Whale-watching vs. whale-whacking
It’s been a bad week for whales.
First, a proposal to create a whale sanctuary in the South Atlantic was rejected at the International Whaling Commission (IWC) conference in Panama.
Though there were more votes to create a sanctuary than there were against the measure, a three quarters majority is needed for it to pass.
Latin American countries are in favor of creating the sanctuary due to the dual benefits of conservation and tourism.
Brazil’s commissioner to the IWC, Marcos Pinta Gama, is quoted by the BBC:
We believe that the sanctuary is a veryimportant initiative in order to ensure the protection of whales within the whole South Atlantic, to promote the non-lethal use of cetaceans and and benign research that’s important for conserving whales. In many countries including Brazil, those activities are bringing in financial resources to local communities, it’s really expanding, and we think the sanctuary would very much strengthen this kind of activity in the region.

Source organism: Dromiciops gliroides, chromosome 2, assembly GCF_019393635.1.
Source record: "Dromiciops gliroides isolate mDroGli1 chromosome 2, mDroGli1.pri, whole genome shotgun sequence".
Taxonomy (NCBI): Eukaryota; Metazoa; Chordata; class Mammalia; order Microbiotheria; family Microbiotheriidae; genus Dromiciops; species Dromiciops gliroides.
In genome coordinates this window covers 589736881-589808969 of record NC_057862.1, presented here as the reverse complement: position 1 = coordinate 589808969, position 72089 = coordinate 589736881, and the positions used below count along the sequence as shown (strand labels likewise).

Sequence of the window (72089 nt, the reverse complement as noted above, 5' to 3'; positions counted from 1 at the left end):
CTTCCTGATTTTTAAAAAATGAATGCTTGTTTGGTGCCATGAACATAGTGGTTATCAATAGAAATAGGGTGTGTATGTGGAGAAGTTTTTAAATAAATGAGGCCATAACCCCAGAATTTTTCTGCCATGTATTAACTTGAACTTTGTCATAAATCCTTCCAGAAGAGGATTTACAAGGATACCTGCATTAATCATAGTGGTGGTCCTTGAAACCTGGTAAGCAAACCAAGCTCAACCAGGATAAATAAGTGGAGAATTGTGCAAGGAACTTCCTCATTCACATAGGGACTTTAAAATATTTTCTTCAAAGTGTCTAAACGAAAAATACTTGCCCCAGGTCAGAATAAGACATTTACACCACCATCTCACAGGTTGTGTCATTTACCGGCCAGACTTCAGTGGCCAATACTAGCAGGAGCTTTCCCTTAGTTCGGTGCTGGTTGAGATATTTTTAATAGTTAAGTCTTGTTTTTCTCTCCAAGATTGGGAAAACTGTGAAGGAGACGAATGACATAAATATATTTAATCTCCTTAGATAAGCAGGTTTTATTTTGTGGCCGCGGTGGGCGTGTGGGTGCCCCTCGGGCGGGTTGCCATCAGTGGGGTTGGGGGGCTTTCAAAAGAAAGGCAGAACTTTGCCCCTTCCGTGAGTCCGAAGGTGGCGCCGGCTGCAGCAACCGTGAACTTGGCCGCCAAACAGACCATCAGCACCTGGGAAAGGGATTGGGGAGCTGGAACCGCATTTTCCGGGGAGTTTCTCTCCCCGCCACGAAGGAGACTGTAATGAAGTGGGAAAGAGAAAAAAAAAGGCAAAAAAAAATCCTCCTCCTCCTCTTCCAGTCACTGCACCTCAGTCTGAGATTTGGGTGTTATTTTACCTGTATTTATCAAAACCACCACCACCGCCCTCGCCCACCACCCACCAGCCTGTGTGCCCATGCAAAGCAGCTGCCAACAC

In Latin America, it would seem, whale watching is considered a growth industry. South Korea, however, is choosing a different path.
The South Korean government has announced that it is considering plans to relax its ban on whaling. Under the new proposal, whaling would be permitted for ‘scientific research’. That’s right, just like Japan.
But the main argument for relaxing the ban on whaling presented by South Korea is that minke whales are eating lots of fish, damaging the livelihoods of South Korean fishermen. However, there is no conclusive evidence that this is so as there is insufficient knowledge about the feeding habits of minke whales.
Environmental groups like Greenpeace the WWF as well as the governments of New Zealand and Australia voiced their opposition to the proposal to repeal the whaling ban.
Read more on that story here.